The European Space Agency has released the first picture taken by the Philae landing probe from the surface of a comet after determining that the craft had stabilized following a tension-filled landing. 

The photo released Thursday shows a rocky surface with one of the lander's three feet. Philae became the first spacecraft to land on a comet when it touched down Wednesday on the comet, 67P/Churyumov-Gerasimenko.  Harpoons meant to anchor the lander to the surface failed to work properly, causing Philae to bounce twice.

Scientists are still analyzing what effect the two bounces had on the spacecraft and plan to release further details at a news briefing at 8 a.m. EST.

Gerhard Schwehm, a scientist on the Rosetta mission, told The Associated Press on Thursday that it may still be possible to fire the harpoons but in any case the lander is "very healthy." However, Lander project manager Stephan Ulamec told the BBC that he was wary of making another attempt to fire the harpoons on the grounds that Philae could be thrown back into space.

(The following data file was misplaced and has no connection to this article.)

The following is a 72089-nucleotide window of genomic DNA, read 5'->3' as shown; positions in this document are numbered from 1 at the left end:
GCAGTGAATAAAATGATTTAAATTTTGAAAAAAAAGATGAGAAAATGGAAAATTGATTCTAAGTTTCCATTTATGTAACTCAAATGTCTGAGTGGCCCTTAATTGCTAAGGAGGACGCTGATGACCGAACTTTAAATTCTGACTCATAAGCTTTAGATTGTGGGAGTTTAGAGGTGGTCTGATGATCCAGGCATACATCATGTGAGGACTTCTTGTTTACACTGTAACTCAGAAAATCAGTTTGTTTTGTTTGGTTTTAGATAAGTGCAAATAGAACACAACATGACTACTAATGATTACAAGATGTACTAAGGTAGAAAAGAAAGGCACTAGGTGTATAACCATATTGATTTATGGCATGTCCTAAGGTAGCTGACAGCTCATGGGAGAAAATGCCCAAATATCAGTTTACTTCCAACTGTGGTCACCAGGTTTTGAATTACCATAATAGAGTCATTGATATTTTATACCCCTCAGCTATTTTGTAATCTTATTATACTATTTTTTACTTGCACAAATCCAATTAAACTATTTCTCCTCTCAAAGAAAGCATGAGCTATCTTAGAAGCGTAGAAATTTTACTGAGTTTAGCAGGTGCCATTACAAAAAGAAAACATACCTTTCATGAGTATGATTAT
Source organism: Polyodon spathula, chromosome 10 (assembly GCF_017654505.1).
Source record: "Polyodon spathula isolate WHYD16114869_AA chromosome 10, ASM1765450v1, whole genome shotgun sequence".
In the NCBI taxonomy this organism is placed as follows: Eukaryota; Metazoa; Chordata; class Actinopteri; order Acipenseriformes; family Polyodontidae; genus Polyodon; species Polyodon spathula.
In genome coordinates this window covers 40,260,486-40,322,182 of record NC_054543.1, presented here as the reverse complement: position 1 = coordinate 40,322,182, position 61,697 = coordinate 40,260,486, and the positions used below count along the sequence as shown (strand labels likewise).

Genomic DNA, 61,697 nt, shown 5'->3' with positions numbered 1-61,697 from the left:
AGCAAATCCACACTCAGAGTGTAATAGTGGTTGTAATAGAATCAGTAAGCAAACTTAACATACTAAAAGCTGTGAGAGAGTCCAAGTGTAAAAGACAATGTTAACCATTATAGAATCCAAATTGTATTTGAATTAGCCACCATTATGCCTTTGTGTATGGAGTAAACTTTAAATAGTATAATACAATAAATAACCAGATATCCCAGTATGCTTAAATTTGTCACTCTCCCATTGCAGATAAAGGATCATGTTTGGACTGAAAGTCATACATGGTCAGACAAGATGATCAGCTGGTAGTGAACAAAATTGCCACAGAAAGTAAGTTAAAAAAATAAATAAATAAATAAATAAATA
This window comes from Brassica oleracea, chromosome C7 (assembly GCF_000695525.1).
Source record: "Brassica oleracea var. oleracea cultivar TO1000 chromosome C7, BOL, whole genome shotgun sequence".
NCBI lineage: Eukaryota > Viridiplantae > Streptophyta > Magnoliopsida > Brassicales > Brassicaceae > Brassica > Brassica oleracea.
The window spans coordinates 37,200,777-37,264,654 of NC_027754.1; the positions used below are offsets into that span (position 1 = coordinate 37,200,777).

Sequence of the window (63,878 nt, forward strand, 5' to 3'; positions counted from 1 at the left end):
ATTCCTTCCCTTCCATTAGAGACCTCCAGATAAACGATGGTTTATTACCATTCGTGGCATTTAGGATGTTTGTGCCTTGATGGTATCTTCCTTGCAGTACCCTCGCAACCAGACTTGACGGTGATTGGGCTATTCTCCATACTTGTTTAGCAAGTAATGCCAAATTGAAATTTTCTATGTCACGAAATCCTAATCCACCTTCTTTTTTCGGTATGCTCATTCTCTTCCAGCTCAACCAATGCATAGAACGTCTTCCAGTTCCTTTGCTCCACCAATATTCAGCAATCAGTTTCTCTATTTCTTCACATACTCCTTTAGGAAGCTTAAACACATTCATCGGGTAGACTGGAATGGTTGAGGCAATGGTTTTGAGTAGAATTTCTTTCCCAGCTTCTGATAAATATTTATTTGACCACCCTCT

The BBC reported that ESA scientists are still trying to determine the craft's precise location on the comet, while engineers say it may have bounced hundreds of feet off the surface on its first landing attempt. 

A key question is whether Philae's drill can be used to extract samples from beneath the surface without pushing the lander into space. Gravity on the comet is 1/100,000th that of Earth, meaning the washing machine-sized lander weighs just 0.04 ounces there.

Philae and Rosetta will use 21 instruments to analyze the comet over the coming months. Scientists hope the $1.62 billion will help them better understand comets and other celestial objects, as well as possibly answer questions about the origins of life on Earth. 

The Associated Press contributed to this report. 

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